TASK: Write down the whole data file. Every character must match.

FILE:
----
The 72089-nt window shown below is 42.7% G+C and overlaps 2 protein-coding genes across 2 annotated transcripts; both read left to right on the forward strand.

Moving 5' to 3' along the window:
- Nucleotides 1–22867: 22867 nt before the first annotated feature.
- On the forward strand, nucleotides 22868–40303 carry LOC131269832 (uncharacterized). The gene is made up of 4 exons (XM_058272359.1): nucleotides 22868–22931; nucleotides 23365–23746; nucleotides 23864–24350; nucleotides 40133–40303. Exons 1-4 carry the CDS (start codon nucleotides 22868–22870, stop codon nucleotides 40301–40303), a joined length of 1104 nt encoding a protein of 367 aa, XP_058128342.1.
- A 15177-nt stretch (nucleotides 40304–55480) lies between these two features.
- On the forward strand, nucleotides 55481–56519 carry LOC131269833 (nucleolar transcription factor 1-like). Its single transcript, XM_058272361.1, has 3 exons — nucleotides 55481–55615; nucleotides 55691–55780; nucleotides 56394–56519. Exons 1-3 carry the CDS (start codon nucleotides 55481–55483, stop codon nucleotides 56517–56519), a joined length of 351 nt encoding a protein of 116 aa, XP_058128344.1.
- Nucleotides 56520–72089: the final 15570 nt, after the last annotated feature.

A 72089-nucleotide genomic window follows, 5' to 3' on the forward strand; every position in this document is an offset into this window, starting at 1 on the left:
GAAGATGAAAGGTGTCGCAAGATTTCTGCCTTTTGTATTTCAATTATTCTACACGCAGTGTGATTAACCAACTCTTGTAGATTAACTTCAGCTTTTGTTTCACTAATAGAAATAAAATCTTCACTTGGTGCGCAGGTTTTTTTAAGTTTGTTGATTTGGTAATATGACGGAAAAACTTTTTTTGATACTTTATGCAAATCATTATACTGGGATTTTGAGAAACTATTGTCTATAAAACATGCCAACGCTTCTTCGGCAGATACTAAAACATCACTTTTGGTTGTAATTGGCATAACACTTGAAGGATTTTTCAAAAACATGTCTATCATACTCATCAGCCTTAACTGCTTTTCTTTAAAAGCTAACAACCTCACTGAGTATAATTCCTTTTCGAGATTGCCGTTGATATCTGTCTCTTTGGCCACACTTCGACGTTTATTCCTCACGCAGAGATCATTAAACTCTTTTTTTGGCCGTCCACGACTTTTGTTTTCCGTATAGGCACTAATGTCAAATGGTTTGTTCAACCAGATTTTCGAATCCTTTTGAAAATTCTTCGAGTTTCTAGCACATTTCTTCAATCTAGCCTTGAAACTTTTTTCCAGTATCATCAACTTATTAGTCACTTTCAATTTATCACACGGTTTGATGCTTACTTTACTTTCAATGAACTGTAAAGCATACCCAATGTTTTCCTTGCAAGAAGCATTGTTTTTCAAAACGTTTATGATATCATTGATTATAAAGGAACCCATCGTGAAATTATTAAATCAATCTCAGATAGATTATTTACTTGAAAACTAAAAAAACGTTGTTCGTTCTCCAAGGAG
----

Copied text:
The 72089-nt window shown below is 42.7% G+C and overlaps 2 protein-coding genes across 2 annotated transcripts; both read left to right on the forward strand.

Moving 5' to 3' along the window:
- Nucleotides 1–22867: 22867 nt before the first annotated feature.
- On the forward strand, nucleotides 22868–40303 carry LOC131269832 (uncharacterized). The gene is made up of 4 exons (XM_058272359.1): nucleotides 22868–22931; nucleotides 23365–23746; nucleotides 23864–24350; nucleotides 40133–40303. Exons 1-4 carry the CDS (start codon nucleotides 22868–22870, stop codon nucleotides 40301–40303), a joined length of 1104 nt encoding a protein of 367 aa, XP_058128342.1.
- A 15177-nt stretch (nucleotides 40304–55480) lies between these two features.
- On the forward strand, nucleotides 55481–56519 carry LOC131269833 (nucleolar transcription factor 1-like). Its single transcript, XM_058272361.1, has 3 exons — nucleotides 55481–55615; nucleotides 55691–55780; nucleotides 56394–56519. Exons 1-3 carry the CDS (start codon nucleotides 55481–55483, stop codon nucleotides 56517–56519), a joined length of 351 nt encoding a protein of 116 aa, XP_058128344.1.
- Nucleotides 56520–72089: the final 15570 nt, after the last annotated feature.

A 72089-nucleotide genomic window follows, 5' to 3' on the forward strand; every position in this document is an offset into this window, starting at 1 on the left:
GAAGATGAAAGGTGTCGCAAGATTTCTGCCTTTTGTATTTCAATTATTCTACACGCAGTGTGATTAACCAACTCTTGTAGATTAACTTCAGCTTTTGTTTCACTAATAGAAATAAAATCTTCACTTGGTGCGCAGGTTTTTTTAAGTTTGTTGATTTGGTAATATGACGGAAAAACTTTTTTTGATACTTTATGCAAATCATTATACTGGGATTTTGAGAAACTATTGTCTATAAAACATGCCAACGCTTCTTCGGCAGATACTAAAACATCACTTTTGGTTGTAATTGGCATAACACTTGAAGGATTTTTCAAAAACATGTCTATCATACTCATCAGCCTTAACTGCTTTTCTTTAAAAGCTAACAACCTCACTGAGTATAATTCCTTTTCGAGATTGCCGTTGATATCTGTCTCTTTGGCCACACTTCGACGTTTATTCCTCACGCAGAGATCATTAAACTCTTTTTTTGGCCGTCCACGACTTTTGTTTTCCGTATAGGCACTAATGTCAAATGGTTTGTTCAACCAGATTTTCGAATCCTTTTGAAAATTCTTCGAGTTTCTAGCACATTTCTTCAATCTAGCCTTGAAACTTTTTTCCAGTATCATCAACTTATTAGTCACTTTCAATTTATCACACGGTTTGATGCTTACTTTACTTTCAATGAACTGTAAAGCATACCCAATGTTTTCCTTGCAAGAAGCATTGTTTTTCAAAACGTTTATGATATCATTGATTATAAAGGAACCCATCGTGAAATTATTAAATCAATCTCAGATAGATTATTTACTTGAAAACTAAAAAAACGTTGTTCGTTCTCCAAGGAG